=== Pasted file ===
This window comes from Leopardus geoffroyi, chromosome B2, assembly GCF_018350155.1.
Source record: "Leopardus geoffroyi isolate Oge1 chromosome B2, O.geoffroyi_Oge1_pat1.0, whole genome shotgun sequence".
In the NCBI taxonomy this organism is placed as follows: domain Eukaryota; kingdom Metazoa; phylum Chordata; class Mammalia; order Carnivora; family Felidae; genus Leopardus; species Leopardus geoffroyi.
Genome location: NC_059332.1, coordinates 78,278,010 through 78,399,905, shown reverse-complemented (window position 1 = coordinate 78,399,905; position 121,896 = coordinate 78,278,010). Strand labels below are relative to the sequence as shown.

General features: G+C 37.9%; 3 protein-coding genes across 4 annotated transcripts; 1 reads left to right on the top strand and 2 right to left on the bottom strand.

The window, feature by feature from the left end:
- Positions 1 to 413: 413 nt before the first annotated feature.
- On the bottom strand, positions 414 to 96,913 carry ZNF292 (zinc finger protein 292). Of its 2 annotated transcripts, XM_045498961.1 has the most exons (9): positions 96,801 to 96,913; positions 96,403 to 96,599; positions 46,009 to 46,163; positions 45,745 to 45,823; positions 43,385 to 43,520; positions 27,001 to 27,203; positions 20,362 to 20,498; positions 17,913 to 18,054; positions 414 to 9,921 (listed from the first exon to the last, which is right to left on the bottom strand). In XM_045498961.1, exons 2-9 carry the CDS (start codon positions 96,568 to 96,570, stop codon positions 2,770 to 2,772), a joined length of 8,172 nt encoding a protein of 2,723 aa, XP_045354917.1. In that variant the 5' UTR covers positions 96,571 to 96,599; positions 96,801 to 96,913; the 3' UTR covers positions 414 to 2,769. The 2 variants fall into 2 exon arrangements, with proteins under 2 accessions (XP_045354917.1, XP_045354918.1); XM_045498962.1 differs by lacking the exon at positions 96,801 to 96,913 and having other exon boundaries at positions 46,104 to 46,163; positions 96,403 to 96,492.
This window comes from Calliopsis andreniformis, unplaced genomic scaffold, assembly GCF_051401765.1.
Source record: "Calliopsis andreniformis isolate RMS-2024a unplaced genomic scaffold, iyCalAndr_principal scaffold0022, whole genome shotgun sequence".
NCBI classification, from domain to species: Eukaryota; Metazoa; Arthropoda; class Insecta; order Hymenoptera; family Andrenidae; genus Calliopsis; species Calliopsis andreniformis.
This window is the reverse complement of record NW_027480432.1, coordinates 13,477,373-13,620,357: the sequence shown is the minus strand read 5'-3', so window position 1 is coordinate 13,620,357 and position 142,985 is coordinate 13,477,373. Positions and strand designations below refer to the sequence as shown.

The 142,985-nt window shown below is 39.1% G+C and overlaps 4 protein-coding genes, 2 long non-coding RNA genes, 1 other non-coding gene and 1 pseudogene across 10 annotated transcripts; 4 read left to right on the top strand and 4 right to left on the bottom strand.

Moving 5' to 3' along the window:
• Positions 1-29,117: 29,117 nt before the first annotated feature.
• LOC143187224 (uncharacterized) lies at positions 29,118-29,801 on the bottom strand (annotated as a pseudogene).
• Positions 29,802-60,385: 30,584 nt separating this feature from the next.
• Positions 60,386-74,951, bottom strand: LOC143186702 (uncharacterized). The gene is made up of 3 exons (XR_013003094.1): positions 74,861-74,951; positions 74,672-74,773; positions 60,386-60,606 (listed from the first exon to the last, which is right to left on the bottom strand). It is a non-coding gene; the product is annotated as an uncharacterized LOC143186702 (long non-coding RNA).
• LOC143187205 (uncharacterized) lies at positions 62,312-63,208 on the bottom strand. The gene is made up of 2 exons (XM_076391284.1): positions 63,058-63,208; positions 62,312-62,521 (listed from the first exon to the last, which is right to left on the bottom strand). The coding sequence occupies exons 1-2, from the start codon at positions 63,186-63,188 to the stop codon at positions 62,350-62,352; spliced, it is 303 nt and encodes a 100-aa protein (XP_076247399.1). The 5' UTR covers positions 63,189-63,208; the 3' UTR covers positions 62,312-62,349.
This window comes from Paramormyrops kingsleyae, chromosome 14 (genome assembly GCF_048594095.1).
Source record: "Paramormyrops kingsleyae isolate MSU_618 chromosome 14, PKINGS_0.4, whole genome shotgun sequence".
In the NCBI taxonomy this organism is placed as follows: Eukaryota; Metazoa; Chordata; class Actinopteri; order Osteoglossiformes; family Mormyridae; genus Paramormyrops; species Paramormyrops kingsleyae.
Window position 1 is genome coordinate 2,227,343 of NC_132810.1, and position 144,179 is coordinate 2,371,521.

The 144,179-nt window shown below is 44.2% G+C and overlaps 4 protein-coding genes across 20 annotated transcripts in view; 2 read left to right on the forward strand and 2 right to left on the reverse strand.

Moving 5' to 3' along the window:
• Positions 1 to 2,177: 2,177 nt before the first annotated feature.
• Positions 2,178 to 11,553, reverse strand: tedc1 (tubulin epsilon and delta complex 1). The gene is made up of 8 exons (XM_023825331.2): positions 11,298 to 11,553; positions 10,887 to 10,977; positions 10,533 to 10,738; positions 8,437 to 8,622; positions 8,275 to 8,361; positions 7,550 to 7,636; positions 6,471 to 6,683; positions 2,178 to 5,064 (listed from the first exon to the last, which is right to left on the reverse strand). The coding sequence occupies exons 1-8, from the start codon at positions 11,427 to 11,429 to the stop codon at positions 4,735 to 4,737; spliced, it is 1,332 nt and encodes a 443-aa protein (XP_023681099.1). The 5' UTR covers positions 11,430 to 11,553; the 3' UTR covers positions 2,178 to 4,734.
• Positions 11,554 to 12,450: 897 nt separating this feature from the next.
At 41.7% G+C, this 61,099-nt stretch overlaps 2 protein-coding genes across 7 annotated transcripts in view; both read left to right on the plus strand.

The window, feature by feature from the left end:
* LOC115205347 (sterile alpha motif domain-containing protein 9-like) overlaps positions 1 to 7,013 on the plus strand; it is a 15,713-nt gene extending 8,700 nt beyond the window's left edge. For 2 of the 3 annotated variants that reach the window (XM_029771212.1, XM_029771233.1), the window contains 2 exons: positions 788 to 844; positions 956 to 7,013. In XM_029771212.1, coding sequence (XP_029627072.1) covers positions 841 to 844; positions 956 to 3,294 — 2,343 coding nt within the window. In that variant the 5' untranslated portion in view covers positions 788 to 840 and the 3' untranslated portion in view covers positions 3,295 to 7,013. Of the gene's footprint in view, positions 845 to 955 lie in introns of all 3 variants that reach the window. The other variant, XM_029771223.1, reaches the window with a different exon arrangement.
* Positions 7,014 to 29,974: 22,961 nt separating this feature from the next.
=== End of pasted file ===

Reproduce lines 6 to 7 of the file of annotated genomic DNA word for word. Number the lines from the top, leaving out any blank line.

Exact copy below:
The window, feature by feature from the left end:
- Positions 1 to 413: 413 nt before the first annotated feature.